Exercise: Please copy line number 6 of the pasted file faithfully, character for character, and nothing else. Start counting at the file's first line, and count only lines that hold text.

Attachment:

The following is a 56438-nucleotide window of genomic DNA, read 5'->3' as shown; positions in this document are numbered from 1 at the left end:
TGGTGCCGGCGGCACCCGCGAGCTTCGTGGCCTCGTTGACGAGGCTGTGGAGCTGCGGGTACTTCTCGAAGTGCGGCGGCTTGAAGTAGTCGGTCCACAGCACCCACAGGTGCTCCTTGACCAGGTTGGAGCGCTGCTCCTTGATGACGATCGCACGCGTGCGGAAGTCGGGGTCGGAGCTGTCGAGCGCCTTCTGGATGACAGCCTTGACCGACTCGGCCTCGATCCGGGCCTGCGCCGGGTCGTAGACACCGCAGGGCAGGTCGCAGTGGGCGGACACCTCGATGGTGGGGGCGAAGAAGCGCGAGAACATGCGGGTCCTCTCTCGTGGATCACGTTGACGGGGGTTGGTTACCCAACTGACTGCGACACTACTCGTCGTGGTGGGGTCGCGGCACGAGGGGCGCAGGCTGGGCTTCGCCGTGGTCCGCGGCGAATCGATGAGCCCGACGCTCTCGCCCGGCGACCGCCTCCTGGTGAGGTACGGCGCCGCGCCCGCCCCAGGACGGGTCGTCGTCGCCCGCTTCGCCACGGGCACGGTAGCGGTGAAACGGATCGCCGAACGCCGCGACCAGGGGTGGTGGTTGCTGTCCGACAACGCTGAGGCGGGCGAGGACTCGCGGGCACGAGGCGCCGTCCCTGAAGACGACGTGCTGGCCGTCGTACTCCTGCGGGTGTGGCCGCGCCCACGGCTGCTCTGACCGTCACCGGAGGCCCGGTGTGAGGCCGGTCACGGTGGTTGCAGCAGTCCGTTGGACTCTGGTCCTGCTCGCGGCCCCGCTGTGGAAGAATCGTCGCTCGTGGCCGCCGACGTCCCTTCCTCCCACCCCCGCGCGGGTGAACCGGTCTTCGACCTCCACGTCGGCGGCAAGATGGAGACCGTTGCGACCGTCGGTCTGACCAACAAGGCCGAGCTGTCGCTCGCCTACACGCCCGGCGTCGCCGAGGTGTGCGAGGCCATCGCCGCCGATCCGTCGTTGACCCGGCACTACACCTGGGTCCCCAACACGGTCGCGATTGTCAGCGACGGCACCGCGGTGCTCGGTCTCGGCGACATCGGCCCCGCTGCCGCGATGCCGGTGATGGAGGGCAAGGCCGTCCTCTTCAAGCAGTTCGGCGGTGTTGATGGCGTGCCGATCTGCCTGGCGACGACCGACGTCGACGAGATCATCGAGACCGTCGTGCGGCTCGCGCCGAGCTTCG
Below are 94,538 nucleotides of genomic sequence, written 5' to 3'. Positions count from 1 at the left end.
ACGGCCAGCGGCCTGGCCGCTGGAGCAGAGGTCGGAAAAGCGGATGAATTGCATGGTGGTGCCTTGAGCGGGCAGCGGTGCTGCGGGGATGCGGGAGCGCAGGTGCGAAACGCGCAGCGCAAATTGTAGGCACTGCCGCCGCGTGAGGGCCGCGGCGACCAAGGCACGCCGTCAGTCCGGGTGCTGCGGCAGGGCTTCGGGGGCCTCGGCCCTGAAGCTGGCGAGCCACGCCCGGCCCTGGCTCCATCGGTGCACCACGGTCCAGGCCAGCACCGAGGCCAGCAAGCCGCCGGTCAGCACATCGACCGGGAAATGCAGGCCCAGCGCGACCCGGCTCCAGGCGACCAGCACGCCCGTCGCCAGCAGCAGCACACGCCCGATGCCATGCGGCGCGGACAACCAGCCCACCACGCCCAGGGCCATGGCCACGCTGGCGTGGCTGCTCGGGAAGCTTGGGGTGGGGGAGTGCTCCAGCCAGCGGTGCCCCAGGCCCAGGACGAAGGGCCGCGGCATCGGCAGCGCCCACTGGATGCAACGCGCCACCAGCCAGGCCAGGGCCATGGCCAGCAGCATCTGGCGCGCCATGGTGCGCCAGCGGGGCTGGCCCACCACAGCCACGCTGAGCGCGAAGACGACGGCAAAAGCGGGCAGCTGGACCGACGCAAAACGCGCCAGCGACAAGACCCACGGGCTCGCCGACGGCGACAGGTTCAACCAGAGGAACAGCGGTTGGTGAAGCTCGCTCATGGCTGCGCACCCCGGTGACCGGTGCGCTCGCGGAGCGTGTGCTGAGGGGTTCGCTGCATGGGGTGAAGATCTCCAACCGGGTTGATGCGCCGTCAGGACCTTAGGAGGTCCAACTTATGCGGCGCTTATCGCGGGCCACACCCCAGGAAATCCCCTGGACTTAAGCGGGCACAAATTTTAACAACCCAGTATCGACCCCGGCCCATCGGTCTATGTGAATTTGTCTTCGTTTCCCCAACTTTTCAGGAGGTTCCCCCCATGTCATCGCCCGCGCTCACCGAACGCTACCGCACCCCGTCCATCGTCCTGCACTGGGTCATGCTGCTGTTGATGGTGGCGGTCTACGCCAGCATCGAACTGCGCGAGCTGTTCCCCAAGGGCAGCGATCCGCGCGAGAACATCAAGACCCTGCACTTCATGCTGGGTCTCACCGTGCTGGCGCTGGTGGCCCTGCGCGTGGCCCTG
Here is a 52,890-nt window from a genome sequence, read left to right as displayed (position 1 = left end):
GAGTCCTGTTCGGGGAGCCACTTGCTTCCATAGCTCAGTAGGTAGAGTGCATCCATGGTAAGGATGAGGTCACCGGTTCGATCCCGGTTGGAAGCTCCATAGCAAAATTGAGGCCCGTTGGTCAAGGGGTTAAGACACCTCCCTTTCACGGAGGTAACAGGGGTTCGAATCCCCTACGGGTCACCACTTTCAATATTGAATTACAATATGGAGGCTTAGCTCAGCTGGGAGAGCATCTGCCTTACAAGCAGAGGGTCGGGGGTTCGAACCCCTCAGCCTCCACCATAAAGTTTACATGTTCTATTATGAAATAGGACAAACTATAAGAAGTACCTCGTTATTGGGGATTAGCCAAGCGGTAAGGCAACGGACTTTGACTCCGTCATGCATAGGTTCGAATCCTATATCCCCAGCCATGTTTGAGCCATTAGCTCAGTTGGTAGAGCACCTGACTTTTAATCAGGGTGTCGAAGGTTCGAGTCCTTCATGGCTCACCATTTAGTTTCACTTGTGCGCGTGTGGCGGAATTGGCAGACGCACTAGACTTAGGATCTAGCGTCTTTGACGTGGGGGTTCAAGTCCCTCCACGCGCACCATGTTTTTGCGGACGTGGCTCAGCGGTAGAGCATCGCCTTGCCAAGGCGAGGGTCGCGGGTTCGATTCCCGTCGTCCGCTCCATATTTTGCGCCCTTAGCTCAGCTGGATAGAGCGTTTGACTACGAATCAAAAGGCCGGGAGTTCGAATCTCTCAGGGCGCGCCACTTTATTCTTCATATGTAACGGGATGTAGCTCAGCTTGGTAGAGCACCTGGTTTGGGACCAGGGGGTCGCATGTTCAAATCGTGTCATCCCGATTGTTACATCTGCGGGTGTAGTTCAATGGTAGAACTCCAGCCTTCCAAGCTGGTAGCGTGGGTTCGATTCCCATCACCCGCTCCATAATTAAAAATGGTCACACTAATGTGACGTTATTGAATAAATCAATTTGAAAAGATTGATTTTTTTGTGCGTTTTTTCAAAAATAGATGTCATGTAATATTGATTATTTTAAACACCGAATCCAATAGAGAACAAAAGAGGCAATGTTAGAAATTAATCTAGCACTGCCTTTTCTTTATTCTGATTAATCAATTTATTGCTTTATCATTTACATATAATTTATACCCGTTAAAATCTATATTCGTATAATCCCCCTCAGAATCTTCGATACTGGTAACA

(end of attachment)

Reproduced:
GAGTCCTGTTCGGGGAGCCACTTGCTTCCATAGCTCAGTAGGTAGAGTGCATCCATGGTAAGGATGAGGTCACCGGTTCGATCCCGGTTGGAAGCTCCATAGCAAAATTGAGGCCCGTTGGTCAAGGGGTTAAGACACCTCCCTTTCACGGAGGTAACAGGGGTTCGAATCCCCTACGGGTCACCACTTTCAATATTGAATTACAATATGGAGGCTTAGCTCAGCTGGGAGAGCATCTGCCTTACAAGCAGAGGGTCGGGGGTTCGAACCCCTCAGCCTCCACCATAAAGTTTACATGTTCTATTATGAAATAGGACAAACTATAAGAAGTACCTCGTTATTGGGGATTAGCCAAGCGGTAAGGCAACGGACTTTGACTCCGTCATGCATAGGTTCGAATCCTATATCCCCAGCCATGTTTGAGCCATTAGCTCAGTTGGTAGAGCACCTGACTTTTAATCAGGGTGTCGAAGGTTCGAGTCCTTCATGGCTCACCATTTAGTTTCACTTGTGCGCGTGTGGCGGAATTGGCAGACGCACTAGACTTAGGATCTAGCGTCTTTGACGTGGGGGTTCAAGTCCCTCCACGCGCACCATGTTTTTGCGGACGTGGCTCAGCGGTAGAGCATCGCCTTGCCAAGGCGAGGGTCGCGGGTTCGATTCCCGTCGTCCGCTCCATATTTTGCGCCCTTAGCTCAGCTGGATAGAGCGTTTGACTACGAATCAAAAGGCCGGGAGTTCGAATCTCTCAGGGCGCGCCACTTTATTCTTCATATGTAACGGGATGTAGCTCAGCTTGGTAGAGCACCTGGTTTGGGACCAGGGGGTCGCATGTTCAAATCGTGTCATCCCGATTGTTACATCTGCGGGTGTAGTTCAATGGTAGAACTCCAGCCTTCCAAGCTGGTAGCGTGGGTTCGATTCCCATCACCCGCTCCATAATTAAAAATGGTCACACTAATGTGACGTTATTGAATAAATCAATTTGAAAAGATTGATTTTTTTGTGCGTTTTTTCAAAAATAGATGTCATGTAATATTGATTATTTTAAACACCGAATCCAATAGAGAACAAAAGAGGCAATGTTAGAAATTAATCTAGCACTGCCTTTTCTTTATTCTGATTAATCAATTTATTGCTTTATCATTTACATATAATTTATACCCGTTAAAATCTATATTCGTATAATCCCCCTCAGAATCTTCGATACTGGTAACA